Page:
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I have a project.. I've got a survey leveling rod which is about 8 feet high, 2 inches in diameter and about 8.5 lbs in weight. I'm envisioning a pair of gyroscopes that attach to the center of the rod being controlled by a circuit which calculates the direction and amount of power to send to each dc motor so that the rod is pulled in a certain direction. The vector it is being pulled by is generated by the GPS receiver and is in the form of front/back and left/right corrections and I'm trying to estimate how much power will be needed to generate enough force so that rod would lean in the direction it is supposed to go. Currently, people in the field visually look at a screen which indicates the direction to go to reach the desired set point.. I want to generate enough force so that it is essentially a physical feedback so the desired point could be located with your eyes closed.

I probably got some of my terminology wrong, I've been reading up on gyroscope physics and terminology, torque, precession, etc, but I don't consider myself enough of an expert right now so would probably mangle the terms if I tried to talk about them.

is it even possible to generate this type of force with small gyroscope?

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I think there are some practical problems with the idea you are presenting here.

Before addressing my main point, let me first get something out of the way that would confuse things.

In the video you linked to, showing that nifty self-balancing rod, the operating principle is not gyroscopic effect. The orienting mechanism of those wheels is called 'reaction wheels'. When the reaction wheel spins up around its axis the structure that it is attached to will rotate the other way, in proportion to the respective moments of inertia.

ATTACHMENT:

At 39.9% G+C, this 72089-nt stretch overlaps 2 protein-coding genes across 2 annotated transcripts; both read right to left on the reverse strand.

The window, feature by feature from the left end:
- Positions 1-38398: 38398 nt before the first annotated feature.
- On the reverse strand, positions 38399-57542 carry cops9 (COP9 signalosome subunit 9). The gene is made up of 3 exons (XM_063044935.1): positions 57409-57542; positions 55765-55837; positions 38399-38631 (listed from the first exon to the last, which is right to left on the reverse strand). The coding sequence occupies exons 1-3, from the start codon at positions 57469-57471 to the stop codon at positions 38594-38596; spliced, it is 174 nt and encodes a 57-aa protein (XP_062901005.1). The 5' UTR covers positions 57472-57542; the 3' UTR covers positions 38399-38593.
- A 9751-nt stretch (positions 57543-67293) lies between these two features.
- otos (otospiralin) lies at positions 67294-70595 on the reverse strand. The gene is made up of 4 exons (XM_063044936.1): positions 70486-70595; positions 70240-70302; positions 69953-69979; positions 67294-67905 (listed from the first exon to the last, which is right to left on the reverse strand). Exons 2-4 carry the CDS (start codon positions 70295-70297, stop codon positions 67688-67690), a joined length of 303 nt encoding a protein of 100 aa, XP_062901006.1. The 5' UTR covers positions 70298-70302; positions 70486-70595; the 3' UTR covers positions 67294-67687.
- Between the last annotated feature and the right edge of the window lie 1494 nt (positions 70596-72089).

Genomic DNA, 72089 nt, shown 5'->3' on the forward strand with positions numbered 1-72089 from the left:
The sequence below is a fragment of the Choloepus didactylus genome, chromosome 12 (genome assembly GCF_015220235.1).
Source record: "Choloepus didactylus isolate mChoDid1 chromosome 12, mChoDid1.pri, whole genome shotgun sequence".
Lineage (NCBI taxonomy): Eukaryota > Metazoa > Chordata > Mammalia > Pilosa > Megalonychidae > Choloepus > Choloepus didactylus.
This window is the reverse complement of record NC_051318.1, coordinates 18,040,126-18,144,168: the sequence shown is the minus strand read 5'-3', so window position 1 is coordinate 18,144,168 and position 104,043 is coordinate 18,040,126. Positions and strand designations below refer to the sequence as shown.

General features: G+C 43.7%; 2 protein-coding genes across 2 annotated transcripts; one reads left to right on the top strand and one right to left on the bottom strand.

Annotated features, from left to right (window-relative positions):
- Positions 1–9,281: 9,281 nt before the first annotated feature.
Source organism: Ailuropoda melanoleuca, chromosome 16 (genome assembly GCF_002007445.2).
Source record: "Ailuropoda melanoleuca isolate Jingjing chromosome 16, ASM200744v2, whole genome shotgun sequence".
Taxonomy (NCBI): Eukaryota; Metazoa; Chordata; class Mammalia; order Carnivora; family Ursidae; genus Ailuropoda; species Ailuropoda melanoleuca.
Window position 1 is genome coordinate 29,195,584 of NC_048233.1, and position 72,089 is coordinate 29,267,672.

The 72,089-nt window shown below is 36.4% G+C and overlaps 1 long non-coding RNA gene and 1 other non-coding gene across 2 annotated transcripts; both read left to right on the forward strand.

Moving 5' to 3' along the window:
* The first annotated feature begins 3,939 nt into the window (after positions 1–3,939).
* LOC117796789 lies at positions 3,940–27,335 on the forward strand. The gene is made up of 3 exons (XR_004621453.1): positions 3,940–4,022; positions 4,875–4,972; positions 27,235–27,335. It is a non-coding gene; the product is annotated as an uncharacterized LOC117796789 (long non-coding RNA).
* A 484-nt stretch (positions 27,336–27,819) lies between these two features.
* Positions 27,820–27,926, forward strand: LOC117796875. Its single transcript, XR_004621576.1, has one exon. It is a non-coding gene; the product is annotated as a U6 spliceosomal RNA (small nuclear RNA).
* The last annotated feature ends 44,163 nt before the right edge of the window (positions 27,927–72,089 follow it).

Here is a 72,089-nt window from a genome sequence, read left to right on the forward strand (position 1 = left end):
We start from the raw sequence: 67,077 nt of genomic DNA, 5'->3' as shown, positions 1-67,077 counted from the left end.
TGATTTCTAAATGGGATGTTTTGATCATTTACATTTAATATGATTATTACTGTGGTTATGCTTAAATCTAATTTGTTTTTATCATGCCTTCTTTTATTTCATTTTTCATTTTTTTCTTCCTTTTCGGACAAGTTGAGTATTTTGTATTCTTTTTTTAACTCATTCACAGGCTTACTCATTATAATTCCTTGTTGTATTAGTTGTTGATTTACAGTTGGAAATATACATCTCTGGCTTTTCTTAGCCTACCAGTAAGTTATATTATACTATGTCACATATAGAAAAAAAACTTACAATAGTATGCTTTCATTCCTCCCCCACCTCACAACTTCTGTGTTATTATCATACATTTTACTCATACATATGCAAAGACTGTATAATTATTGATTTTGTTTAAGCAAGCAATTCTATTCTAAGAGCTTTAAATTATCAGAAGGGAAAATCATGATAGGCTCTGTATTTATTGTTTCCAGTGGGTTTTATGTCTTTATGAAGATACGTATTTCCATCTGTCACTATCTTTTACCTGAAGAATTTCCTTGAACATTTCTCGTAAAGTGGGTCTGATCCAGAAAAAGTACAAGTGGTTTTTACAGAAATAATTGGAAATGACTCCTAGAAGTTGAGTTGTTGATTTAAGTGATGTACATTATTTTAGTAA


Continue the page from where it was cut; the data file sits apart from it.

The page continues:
The reaction wheel mechanism is much simpler than gyroscopic effect mechanism. For one thing, for gyroscopic effect the wheels need to spin quite fast. As you can see: in the case of that self-balancing rod contraption the wheels rotate quite slowly. If the tilt sensors are very sensitive the reaction wheels can react very early to any deviation from plum, and then a slow rotation rate is sufficient to maintain an upright position of the rod.

About the survey-rod-with-physical-feedback that you describe:

If I understand you correctly, the usage would be:
- hold on to the top of the survey rod, allowing the bottom end to swing freely
- move close to the set point
- activate the physical feedback
- the feedback mechanism should swing out the bottom end of the survey rod towards the set point

It seems to me that while some form of physical feedback would be interesting, using reaction wheels would be a case of over-engineering.

Your hand is wrapped around the survey stick: how about the surface of the stick providing some sort of pulsation to the hand holding the stick. You can have 4 areas, at 0, 90, 180, 270 degrees, that can pulsate in some way. That can tell your hand in which direction it must move in order to be straight above the set point.

Another consideration:
About the idea with reaction wheels: what should happen if the user does not respond right away to the nudge? Should the reaction wheel keep producing the same palpable push? The thing is, to do that the reaction wheel would have to keep increasing its spin rate. You feel the nudge as long as the spin rate keeps going up. But the reaction wheel cannot keep accelerating. At some point the angular velocity is maxed out and the acceleration has to level off. That is, after no more than a couple of seconds the nudging would drop off. I don't think that's a good user experience. Good feedback design is that the feedback is consistent and constant.

So yeah, I'm trying to talk you out of it.

If you need/want to do the reaction wheel idea anyway:
It seems to me that the constraint is how much weight increase for the survey rod is still acceptable. For a prototype use a motor-and-reaction-wheel-assembly that is just acceptable weightwise. If that turns out to be underpowered, then the idea is non-viable, if it is overpowered you go down in size as you iterate through prototypes.

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  • $\begingroup$ Thank you.. yes that was rather bone-headed to post that link.. A reaction wheel is quite different and not the way to go. The usage is more like this: * hold on to the middle of the survey road .. the rod will always be more or less vertical * move close to the set point * the physical feedback mechanism would probably swing from the center of the stick rather than the bottom so that it could push against the person holding it rather than swing and hit their feet for instance * the feedback mechanism could be activated far from set point to indicate direction $\endgroup$ – crow Jun 22 '18 at 23:24
  • $\begingroup$ the lit arrows indicating direction are already provided by the tablet device attached to the survey rod. $\endgroup$ – crow Jun 22 '18 at 23:39

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